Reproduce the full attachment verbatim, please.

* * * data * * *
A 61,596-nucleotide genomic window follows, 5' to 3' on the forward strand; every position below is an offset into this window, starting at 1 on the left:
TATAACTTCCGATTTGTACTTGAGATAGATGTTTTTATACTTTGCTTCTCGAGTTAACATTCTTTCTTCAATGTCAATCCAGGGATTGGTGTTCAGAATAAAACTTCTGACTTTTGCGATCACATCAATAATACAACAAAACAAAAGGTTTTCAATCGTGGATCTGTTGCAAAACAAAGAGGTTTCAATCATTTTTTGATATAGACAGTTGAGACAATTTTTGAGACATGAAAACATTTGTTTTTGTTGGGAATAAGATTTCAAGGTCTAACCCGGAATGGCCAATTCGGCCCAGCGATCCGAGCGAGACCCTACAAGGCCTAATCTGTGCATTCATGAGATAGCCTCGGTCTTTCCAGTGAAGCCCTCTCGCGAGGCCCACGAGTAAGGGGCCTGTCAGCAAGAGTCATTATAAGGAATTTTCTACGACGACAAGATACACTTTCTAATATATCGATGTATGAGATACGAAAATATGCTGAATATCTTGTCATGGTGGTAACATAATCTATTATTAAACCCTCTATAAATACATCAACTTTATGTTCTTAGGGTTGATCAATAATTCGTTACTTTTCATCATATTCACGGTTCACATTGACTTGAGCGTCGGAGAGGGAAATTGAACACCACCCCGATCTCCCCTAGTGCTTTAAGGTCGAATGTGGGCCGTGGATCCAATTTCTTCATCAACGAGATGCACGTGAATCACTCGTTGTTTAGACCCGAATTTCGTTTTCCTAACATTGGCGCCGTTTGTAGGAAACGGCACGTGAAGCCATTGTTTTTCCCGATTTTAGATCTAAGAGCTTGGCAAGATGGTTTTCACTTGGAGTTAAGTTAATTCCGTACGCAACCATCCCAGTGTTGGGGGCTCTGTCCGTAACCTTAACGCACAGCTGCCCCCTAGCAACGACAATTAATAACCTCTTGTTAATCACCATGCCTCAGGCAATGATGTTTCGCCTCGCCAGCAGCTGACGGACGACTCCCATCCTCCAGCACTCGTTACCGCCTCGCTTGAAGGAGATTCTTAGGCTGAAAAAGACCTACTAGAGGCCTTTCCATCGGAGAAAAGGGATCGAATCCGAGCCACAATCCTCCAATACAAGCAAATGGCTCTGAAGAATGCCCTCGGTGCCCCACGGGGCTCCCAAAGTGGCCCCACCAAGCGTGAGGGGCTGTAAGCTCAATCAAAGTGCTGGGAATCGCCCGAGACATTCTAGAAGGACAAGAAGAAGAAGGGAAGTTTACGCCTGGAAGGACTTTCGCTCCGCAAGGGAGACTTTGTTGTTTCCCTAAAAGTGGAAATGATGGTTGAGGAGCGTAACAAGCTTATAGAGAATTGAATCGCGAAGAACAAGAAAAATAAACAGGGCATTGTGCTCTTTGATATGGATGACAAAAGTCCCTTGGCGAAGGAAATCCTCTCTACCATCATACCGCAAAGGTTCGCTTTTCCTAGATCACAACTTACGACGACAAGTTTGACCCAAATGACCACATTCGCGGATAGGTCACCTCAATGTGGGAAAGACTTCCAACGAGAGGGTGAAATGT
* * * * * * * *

A 61,596-nucleotide genomic window follows, 5' to 3' on the forward strand; every position below is an offset into this window, starting at 1 on the left:
TATAACTTCCGATTTGTACTTGAGATAGATGTTTTTATACTTTGCTTCTCGAGTTAACATTCTTTCTTCAATGTCAATCCAGGGATTGGTGTTCAGAATAAAACTTCTGACTTTTGCGATCACATCAATAATACAACAAAACAAAAGGTTTTCAATCGTGGATCTGTTGCAAAACAAAGAGGTTTCAATCATTTTTTGATATAGACAGTTGAGACAATTTTTGAGACATGAAAACATTTGTTTTTGTTGGGAATAAGATTTCAAGGTCTAACCCGGAATGGCCAATTCGGCCCAGCGATCCGAGCGAGACCCTACAAGGCCTAATCTGTGCATTCATGAGATAGCCTCGGTCTTTCCAGTGAAGCCCTCTCGCGAGGCCCACGAGTAAGGGGCCTGTCAGCAAGAGTCATTATAAGGAATTTTCTACGACGACAAGATACACTTTCTAATATATCGATGTATGAGATACGAAAATATGCTGAATATCTTGTCATGGTGGTAACATAATCTATTATTAAACCCTCTATAAATACATCAACTTTATGTTCTTAGGGTTGATCAATAATTCGTTACTTTTCATCATATTCACGGTTCACATTGACTTGAGCGTCGGAGAGGGAAATTGAACACCACCCCGATCTCCCCTAGTGCTTTAAGGTCGAATGTGGGCCGTGGATCCAATTTCTTCATCAACGAGATGCACGTGAATCACTCGTTGTTTAGACCCGAATTTCGTTTTCCTAACATTGGCGCCGTTTGTAGGAAACGGCACGTGAAGCCATTGTTTTTCCCGATTTTAGATCTAAGAGCTTGGCAAGATGGTTTTCACTTGGAGTTAAGTTAATTCCGTACGCAACCATCCCAGTGTTGGGGGCTCTGTCCGTAACCTTAACGCACAGCTGCCCCCTAGCAACGACAATTAATAACCTCTTGTTAATCACCATGCCTCAGGCAATGATGTTTCGCCTCGCCAGCAGCTGACGGACGACTCCCATCCTCCAGCACTCGTTACCGCCTCGCTTGAAGGAGATTCTTAGGCTGAAAAAGACCTACTAGAGGCCTTTCCATCGGAGAAAAGGGATCGAATCCGAGCCACAATCCTCCAATACAAGCAAATGGCTCTGAAGAATGCCCTCGGTGCCCCACGGGGCTCCCAAAGTGGCCCCACCAAGCGTGAGGGGCTGTAAGCTCAATCAAAGTGCTGGGAATCGCCCGAGACATTCTAGAAGGACAAGAAGAAGAAGGGAAGTTTACGCCTGGAAGGACTTTCGCTCCGCAAGGGAGACTTTGTTGTTTCCCTAAAAGTGGAAATGATGGTTGAGGAGCGTAACAAGCTTATAGAGAATTGAATCGCGAAGAACAAGAAAAATAAACAGGGCATTGTGCTCTTTGATATGGATGACAAAAGTCCCTTGGCGAAGGAAATCCTCTCTACCATCATACCGCAAAGGTTCGCTTTTCCTAGATCACAACTTACGACGACAAGTTTGACCCAAATGACCACATTCGCGGATAGGTCACCTCAATGTGGGAAAGACTTCCAACGAGAGGGTGAAATGT